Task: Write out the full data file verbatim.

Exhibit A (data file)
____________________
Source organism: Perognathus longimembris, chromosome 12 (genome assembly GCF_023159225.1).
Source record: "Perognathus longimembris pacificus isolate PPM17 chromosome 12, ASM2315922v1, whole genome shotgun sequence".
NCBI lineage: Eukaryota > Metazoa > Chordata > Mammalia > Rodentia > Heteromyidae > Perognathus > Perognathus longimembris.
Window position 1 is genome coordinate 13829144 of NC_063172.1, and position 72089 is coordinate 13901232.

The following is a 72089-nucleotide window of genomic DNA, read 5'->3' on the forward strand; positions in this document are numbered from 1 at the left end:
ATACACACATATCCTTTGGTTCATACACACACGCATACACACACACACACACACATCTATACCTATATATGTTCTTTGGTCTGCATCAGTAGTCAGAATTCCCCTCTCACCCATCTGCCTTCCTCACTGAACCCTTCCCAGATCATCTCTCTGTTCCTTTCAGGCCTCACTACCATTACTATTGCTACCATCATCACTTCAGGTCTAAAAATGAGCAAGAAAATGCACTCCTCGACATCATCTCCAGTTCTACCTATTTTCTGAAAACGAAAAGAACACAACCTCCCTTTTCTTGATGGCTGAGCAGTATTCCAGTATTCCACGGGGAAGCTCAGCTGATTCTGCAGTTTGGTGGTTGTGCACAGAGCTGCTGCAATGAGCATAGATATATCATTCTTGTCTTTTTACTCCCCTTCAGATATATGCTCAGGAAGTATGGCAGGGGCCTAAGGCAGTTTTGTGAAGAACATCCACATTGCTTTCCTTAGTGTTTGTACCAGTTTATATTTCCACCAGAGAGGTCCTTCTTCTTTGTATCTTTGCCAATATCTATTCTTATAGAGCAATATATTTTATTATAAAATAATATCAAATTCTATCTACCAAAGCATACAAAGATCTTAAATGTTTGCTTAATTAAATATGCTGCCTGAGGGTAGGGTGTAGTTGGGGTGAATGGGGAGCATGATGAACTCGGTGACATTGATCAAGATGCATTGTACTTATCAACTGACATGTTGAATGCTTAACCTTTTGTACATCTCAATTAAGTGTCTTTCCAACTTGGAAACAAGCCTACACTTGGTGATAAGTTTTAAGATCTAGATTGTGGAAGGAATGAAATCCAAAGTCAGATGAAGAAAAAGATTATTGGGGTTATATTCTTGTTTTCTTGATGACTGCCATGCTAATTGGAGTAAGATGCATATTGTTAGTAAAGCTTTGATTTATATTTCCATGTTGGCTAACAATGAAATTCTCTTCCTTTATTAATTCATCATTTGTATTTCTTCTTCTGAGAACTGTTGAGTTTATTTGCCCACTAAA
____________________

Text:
Source organism: Perognathus longimembris, chromosome 12 (genome assembly GCF_023159225.1).
Source record: "Perognathus longimembris pacificus isolate PPM17 chromosome 12, ASM2315922v1, whole genome shotgun sequence".
NCBI lineage: Eukaryota > Metazoa > Chordata > Mammalia > Rodentia > Heteromyidae > Perognathus > Perognathus longimembris.
Window position 1 is genome coordinate 13829144 of NC_063172.1, and position 72089 is coordinate 13901232.

The following is a 72089-nucleotide window of genomic DNA, read 5'->3' on the forward strand; positions in this document are numbered from 1 at the left end:
ATACACACATATCCTTTGGTTCATACACACACGCATACACACACACACACACACATCTATACCTATATATGTTCTTTGGTCTGCATCAGTAGTCAGAATTCCCCTCTCACCCATCTGCCTTCCTCACTGAACCCTTCCCAGATCATCTCTCTGTTCCTTTCAGGCCTCACTACCATTACTATTGCTACCATCATCACTTCAGGTCTAAAAATGAGCAAGAAAATGCACTCCTCGACATCATCTCCAGTTCTACCTATTTTCTGAAAACGAAAAGAACACAACCTCCCTTTTCTTGATGGCTGAGCAGTATTCCAGTATTCCACGGGGAAGCTCAGCTGATTCTGCAGTTTGGTGGTTGTGCACAGAGCTGCTGCAATGAGCATAGATATATCATTCTTGTCTTTTTACTCCCCTTCAGATATATGCTCAGGAAGTATGGCAGGGGCCTAAGGCAGTTTTGTGAAGAACATCCACATTGCTTTCCTTAGTGTTTGTACCAGTTTATATTTCCACCAGAGAGGTCCTTCTTCTTTGTATCTTTGCCAATATCTATTCTTATAGAGCAATATATTTTATTATAAAATAATATCAAATTCTATCTACCAAAGCATACAAAGATCTTAAATGTTTGCTTAATTAAATATGCTGCCTGAGGGTAGGGTGTAGTTGGGGTGAATGGGGAGCATGATGAACTCGGTGACATTGATCAAGATGCATTGTACTTATCAACTGACATGTTGAATGCTTAACCTTTTGTACATCTCAATTAAGTGTCTTTCCAACTTGGAAACAAGCCTACACTTGGTGATAAGTTTTAAGATCTAGATTGTGGAAGGAATGAAATCCAAAGTCAGATGAAGAAAAAGATTATTGGGGTTATATTCTTGTTTTCTTGATGACTGCCATGCTAATTGGAGTAAGATGCATATTGTTAGTAAAGCTTTGATTTATATTTCCATGTTGGCTAACAATGAAATTCTCTTCCTTTATTAATTCATCATTTGTATTTCTTCTTCTGAGAACTGTTGAGTTTATTTGCCCACTAAA